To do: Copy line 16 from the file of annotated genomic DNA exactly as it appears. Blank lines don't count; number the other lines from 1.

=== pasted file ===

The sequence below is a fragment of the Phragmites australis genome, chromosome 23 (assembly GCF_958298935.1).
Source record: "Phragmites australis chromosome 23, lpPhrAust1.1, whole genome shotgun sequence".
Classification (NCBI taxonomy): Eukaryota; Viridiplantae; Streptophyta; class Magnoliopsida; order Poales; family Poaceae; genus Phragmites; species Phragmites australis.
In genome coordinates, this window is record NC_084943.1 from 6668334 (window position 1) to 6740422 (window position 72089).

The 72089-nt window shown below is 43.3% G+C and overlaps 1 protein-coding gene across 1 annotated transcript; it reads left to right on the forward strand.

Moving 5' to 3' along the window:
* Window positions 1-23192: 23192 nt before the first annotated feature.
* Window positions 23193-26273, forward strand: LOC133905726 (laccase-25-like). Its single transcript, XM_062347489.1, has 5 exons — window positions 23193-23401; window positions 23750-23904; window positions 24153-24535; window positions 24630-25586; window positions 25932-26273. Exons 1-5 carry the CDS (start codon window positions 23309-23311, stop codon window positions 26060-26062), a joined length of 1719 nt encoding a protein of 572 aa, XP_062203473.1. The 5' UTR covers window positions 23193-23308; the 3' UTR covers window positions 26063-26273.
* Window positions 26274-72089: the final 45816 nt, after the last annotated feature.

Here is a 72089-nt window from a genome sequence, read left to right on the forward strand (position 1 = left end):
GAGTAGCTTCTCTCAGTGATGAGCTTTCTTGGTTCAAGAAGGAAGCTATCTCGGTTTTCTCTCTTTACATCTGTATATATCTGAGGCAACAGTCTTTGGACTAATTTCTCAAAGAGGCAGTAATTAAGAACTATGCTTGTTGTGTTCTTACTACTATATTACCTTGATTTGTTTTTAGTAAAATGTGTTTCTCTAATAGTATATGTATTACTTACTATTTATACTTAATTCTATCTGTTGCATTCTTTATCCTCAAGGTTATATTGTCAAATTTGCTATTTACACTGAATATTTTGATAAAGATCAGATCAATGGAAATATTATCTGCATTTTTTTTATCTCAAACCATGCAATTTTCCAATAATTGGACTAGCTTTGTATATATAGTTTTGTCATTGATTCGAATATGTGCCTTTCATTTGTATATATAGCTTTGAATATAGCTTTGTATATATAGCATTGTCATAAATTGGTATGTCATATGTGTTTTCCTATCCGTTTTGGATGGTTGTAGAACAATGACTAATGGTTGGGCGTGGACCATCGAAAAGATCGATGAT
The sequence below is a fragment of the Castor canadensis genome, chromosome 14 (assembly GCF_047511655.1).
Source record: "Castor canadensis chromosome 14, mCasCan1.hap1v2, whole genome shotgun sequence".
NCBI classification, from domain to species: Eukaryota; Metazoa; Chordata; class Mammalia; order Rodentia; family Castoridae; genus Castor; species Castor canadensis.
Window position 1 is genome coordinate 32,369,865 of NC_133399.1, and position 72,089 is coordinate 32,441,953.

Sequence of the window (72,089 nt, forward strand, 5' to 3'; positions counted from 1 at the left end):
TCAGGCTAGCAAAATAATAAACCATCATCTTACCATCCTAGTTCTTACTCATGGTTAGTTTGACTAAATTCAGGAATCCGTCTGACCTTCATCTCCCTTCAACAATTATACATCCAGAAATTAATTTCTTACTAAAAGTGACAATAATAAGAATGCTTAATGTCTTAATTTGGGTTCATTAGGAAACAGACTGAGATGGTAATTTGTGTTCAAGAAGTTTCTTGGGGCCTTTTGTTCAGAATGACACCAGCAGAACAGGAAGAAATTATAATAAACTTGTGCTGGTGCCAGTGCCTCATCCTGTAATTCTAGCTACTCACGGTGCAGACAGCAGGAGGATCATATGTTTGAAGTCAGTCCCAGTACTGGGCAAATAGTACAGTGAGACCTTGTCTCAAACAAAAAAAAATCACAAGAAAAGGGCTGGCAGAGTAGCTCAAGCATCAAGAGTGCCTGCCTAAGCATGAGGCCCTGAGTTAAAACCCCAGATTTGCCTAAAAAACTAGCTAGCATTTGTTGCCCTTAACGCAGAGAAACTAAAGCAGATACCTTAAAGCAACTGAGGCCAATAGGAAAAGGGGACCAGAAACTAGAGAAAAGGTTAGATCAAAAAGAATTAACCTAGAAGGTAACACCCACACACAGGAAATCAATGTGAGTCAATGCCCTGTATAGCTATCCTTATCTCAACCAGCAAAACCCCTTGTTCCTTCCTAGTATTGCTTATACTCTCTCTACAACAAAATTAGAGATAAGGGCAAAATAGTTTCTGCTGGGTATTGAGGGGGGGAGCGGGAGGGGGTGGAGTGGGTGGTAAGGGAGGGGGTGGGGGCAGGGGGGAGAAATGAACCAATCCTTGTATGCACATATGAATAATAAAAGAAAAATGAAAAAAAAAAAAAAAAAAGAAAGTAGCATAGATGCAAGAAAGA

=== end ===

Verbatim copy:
Sequence of the window (72,089 nt, forward strand, 5' to 3'; positions counted from 1 at the left end):